Oh, and I see he’s speculating about my sex life. Real charmer, this guy.
In his non-response response, Brinkman doubles down on his fixation with the fact that, across human populations, males become more likely to be involved in violent crime right around the time we hit puberty:
Another reason I think meanness is partially genetic is the work of evolutionary psychologists Martin Daly and Margo Wilson, which interprets violent crime and murder as adaptive responses to high stress, competitive, dangerous environments. Daly and Wilson’s research is too complex to fully summarize here, but if you’re interested, their argument is captured nicely by this article …
… If the forms of meanness [documented by Daly and Wilson] aren’t at least partially caused by evolutionary adaptations, then why are they so much more likely to be perpetrated by young men than young women, starting at exactly the age of puberty, escalating until the average age of parenthood, and then declining until death? How could “culture” possibly explain that pattern completely, when the same trend can be found cross-culturally around the world? [Hyperlinks sic.]
Since it’s a point of contention that I’ve come across before in discussions of human evolution by non-biologists, let me go into a little more detail about why this pattern isn’t even “suggestive” that we could select meanness out of human populations. The problem, ironically, is the very universality of the pattern that Brinkman finds so compelling.
Consider another trait that is invariant across human populations: almost everyone on the planet has five fingers on each hand. Five-fingered hands absolutely have a genetic basis—they’re ultimately the product of the interaction of the regulatory and protein-coding genes that shape our development. But knowing this doesn’t tell us, when we see a man with only four fingers, that there’s a genetic basis to the variation he represents. Environmental conditions can have profound effects on human skeletal morphology, as the thalidomide tragedy illustrates pretty graphically. To test whether genetic variation is responsible for variation in finger number, we’d need to study lots of people with different numbers of fingers, raised in environments that are as similar as possible—not a dataset that shows how common it is to have five fingers.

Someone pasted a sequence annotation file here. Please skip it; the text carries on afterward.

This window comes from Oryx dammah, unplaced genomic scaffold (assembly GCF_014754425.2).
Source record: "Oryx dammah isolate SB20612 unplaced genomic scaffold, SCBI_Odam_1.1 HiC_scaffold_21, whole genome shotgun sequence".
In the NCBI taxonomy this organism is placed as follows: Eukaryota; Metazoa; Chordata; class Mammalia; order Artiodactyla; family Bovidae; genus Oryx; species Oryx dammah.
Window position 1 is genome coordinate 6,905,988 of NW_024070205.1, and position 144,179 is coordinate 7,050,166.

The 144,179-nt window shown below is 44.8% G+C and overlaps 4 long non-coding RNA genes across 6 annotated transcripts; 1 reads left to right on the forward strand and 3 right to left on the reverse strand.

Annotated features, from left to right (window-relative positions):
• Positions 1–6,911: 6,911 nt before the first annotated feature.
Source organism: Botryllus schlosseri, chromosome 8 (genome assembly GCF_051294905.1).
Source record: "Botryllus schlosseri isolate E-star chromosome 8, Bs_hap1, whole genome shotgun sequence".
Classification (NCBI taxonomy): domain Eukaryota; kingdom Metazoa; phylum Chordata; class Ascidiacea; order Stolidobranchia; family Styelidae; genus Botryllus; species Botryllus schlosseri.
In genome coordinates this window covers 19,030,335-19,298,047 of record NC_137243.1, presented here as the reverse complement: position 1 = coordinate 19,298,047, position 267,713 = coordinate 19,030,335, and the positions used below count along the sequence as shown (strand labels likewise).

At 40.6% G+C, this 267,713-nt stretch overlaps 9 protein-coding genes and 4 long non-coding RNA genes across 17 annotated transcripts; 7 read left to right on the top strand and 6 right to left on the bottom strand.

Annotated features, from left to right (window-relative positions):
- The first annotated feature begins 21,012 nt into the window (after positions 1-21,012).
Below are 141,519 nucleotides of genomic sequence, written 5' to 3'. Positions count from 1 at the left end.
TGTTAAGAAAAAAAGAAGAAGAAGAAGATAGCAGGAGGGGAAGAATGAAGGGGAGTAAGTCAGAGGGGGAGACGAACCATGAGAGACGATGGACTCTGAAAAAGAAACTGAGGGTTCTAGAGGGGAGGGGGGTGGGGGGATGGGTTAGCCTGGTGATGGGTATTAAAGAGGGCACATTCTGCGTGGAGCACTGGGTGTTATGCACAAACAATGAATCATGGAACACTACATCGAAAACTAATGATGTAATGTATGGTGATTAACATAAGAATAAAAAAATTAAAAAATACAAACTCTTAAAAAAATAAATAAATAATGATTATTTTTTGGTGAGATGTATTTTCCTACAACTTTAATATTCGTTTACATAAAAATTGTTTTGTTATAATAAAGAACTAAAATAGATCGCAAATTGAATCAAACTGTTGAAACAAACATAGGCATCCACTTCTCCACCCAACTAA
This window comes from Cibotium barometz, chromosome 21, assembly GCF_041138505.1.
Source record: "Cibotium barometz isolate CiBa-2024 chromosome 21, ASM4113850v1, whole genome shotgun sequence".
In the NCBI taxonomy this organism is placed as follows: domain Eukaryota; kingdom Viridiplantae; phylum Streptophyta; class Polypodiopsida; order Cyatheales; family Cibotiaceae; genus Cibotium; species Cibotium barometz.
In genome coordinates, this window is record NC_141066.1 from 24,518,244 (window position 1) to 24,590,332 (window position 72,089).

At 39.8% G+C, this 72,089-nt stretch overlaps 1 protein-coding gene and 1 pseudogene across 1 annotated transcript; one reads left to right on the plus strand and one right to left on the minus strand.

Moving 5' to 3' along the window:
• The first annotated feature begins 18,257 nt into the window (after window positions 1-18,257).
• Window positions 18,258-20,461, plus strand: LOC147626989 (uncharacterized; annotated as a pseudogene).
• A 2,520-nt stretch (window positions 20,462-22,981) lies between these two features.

In the same way, it may well be that there is something programmed into the development of human males that makes us, as a group, more likely to be violent once we’ve reached maturity—and, certainly, the development of boys into men is controlled by our genes. But natural selection (or artificial selection promoted by a nerd-rapper) needs genetic variation in order to operate. The fact that every male becomes more violent after puberty doesn’t tell us anything at all about whether individual differences in the magnitude of that change—differences that can be dramatic, both across and within cultural groups—are due to individual genetic differences. And if you don’t know that, you really can’t claim that you could select for reduced masculine meanness.
This is a somewhat subtle point, but it’s one that most evolutionary biologists would consider pretty basic to understanding how natural selection works. And, personally, I think it’s a point that anyone who wants to educate the public about evolution ought to be able to grasp.